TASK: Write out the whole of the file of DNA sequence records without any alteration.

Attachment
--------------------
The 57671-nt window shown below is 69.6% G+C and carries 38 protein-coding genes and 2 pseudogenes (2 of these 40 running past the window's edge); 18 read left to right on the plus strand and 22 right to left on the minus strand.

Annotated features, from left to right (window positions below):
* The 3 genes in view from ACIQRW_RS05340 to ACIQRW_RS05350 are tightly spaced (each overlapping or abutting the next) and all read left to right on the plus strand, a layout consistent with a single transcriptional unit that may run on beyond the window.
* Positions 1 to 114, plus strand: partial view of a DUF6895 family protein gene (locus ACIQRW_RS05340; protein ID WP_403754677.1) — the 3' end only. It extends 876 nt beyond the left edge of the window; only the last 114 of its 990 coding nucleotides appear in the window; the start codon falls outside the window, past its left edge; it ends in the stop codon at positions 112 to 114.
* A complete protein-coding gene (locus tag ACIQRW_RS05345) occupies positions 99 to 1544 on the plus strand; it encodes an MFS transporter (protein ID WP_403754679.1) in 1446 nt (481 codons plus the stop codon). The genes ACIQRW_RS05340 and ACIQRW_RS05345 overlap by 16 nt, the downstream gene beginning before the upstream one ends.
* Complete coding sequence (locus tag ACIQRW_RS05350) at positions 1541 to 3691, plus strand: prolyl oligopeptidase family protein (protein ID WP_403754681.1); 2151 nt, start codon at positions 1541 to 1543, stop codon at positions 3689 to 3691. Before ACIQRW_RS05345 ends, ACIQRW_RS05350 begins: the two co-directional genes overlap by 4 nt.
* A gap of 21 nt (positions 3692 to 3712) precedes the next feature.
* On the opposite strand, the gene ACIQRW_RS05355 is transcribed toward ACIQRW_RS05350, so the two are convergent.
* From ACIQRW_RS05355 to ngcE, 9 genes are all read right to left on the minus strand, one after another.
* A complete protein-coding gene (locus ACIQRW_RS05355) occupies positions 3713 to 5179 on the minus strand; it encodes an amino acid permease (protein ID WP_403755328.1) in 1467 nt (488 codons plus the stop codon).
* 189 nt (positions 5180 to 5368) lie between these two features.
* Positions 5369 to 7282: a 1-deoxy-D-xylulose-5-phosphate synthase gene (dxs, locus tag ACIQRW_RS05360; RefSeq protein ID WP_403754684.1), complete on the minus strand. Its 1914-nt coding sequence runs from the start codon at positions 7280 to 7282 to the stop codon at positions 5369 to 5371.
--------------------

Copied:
The 57671-nt window shown below is 69.6% G+C and carries 38 protein-coding genes and 2 pseudogenes (2 of these 40 running past the window's edge); 18 read left to right on the plus strand and 22 right to left on the minus strand.

Annotated features, from left to right (window positions below):
* The 3 genes in view from ACIQRW_RS05340 to ACIQRW_RS05350 are tightly spaced (each overlapping or abutting the next) and all read left to right on the plus strand, a layout consistent with a single transcriptional unit that may run on beyond the window.
* Positions 1 to 114, plus strand: partial view of a DUF6895 family protein gene (locus ACIQRW_RS05340; protein ID WP_403754677.1) — the 3' end only. It extends 876 nt beyond the left edge of the window; only the last 114 of its 990 coding nucleotides appear in the window; the start codon falls outside the window, past its left edge; it ends in the stop codon at positions 112 to 114.
* A complete protein-coding gene (locus tag ACIQRW_RS05345) occupies positions 99 to 1544 on the plus strand; it encodes an MFS transporter (protein ID WP_403754679.1) in 1446 nt (481 codons plus the stop codon). The genes ACIQRW_RS05340 and ACIQRW_RS05345 overlap by 16 nt, the downstream gene beginning before the upstream one ends.
* Complete coding sequence (locus tag ACIQRW_RS05350) at positions 1541 to 3691, plus strand: prolyl oligopeptidase family protein (protein ID WP_403754681.1); 2151 nt, start codon at positions 1541 to 1543, stop codon at positions 3689 to 3691. Before ACIQRW_RS05345 ends, ACIQRW_RS05350 begins: the two co-directional genes overlap by 4 nt.
* A gap of 21 nt (positions 3692 to 3712) precedes the next feature.
* On the opposite strand, the gene ACIQRW_RS05355 is transcribed toward ACIQRW_RS05350, so the two are convergent.
* From ACIQRW_RS05355 to ngcE, 9 genes are all read right to left on the minus strand, one after another.
* A complete protein-coding gene (locus ACIQRW_RS05355) occupies positions 3713 to 5179 on the minus strand; it encodes an amino acid permease (protein ID WP_403755328.1) in 1467 nt (488 codons plus the stop codon).
* 189 nt (positions 5180 to 5368) lie between these two features.
* Positions 5369 to 7282: a 1-deoxy-D-xylulose-5-phosphate synthase gene (dxs, locus tag ACIQRW_RS05360; RefSeq protein ID WP_403754684.1), complete on the minus strand. Its 1914-nt coding sequence runs from the start codon at positions 7280 to 7282 to the stop codon at positions 5369 to 5371.